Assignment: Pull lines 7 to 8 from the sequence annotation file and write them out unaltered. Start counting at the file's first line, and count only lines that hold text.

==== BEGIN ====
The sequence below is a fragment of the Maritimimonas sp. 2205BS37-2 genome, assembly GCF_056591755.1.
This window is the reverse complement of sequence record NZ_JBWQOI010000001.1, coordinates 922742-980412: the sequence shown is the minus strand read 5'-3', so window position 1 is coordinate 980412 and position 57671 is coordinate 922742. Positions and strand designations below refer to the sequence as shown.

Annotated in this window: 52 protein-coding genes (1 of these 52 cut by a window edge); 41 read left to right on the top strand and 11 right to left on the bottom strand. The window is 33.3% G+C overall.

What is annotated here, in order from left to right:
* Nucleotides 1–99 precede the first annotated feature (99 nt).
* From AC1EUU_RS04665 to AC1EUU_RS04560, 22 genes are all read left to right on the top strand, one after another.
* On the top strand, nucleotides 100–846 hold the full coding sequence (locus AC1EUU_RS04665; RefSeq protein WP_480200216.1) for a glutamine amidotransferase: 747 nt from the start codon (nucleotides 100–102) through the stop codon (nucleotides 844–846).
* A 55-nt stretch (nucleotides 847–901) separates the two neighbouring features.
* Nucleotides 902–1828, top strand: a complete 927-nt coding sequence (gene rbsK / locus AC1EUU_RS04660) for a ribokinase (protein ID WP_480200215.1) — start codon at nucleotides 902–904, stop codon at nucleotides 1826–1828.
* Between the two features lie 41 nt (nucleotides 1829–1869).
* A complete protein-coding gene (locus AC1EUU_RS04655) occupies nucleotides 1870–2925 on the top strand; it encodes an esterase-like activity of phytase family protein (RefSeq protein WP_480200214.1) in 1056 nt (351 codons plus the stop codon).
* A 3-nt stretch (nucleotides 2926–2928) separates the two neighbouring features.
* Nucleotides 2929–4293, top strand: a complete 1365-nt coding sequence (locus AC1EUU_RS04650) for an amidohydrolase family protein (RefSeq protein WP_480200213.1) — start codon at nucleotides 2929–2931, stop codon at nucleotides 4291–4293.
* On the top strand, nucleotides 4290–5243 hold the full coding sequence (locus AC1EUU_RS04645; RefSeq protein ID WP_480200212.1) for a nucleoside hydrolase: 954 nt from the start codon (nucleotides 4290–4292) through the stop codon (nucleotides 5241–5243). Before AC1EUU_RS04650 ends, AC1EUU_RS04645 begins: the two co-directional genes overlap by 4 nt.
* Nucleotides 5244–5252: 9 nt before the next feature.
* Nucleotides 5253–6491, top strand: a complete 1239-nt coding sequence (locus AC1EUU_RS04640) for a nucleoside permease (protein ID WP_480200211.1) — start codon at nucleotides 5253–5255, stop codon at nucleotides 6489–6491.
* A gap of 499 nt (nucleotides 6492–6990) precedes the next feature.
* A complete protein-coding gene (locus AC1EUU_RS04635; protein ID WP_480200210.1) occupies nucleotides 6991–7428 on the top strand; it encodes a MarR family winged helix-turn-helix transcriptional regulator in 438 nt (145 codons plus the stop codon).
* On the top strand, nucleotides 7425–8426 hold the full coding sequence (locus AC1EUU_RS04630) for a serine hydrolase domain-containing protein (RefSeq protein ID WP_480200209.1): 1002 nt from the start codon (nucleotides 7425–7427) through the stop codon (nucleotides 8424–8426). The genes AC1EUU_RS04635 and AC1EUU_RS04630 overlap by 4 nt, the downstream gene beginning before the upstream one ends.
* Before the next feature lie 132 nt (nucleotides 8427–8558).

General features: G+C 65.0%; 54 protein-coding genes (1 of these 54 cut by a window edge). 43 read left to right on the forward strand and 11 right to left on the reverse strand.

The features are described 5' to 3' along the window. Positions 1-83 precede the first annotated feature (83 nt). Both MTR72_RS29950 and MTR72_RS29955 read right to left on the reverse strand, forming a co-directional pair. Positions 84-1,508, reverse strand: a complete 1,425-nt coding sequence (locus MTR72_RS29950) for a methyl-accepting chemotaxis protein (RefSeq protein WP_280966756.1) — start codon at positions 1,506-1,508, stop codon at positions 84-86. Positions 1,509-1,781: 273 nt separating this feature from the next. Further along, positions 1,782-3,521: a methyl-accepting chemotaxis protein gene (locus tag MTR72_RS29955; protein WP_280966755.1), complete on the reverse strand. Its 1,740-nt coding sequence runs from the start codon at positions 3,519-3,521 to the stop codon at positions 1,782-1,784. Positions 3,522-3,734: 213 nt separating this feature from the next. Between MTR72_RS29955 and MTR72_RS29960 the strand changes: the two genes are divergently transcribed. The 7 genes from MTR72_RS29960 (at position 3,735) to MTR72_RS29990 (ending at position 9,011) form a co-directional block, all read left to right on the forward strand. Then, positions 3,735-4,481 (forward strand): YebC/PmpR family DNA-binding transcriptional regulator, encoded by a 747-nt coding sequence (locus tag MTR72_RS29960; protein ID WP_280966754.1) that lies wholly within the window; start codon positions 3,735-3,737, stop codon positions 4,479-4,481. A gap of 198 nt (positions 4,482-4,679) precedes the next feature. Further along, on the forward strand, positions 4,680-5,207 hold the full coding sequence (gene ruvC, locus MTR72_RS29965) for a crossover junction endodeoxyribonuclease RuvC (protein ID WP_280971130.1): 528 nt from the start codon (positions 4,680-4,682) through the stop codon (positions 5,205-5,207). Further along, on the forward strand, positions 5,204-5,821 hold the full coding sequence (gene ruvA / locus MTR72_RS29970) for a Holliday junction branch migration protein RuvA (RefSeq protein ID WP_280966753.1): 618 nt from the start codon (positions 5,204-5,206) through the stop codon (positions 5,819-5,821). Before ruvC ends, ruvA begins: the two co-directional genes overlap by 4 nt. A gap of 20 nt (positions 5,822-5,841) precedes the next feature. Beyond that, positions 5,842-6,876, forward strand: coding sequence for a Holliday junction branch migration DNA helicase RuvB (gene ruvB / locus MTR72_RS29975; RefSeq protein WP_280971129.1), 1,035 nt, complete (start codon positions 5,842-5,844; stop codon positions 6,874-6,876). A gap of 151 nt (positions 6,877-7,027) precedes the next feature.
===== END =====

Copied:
* On the top strand, nucleotides 100–846 hold the full coding sequence (locus AC1EUU_RS04665; RefSeq protein WP_480200216.1) for a glutamine amidotransferase: 747 nt from the start codon (nucleotides 100–102) through the stop codon (nucleotides 844–846).
* A 55-nt stretch (nucleotides 847–901) separates the two neighbouring features.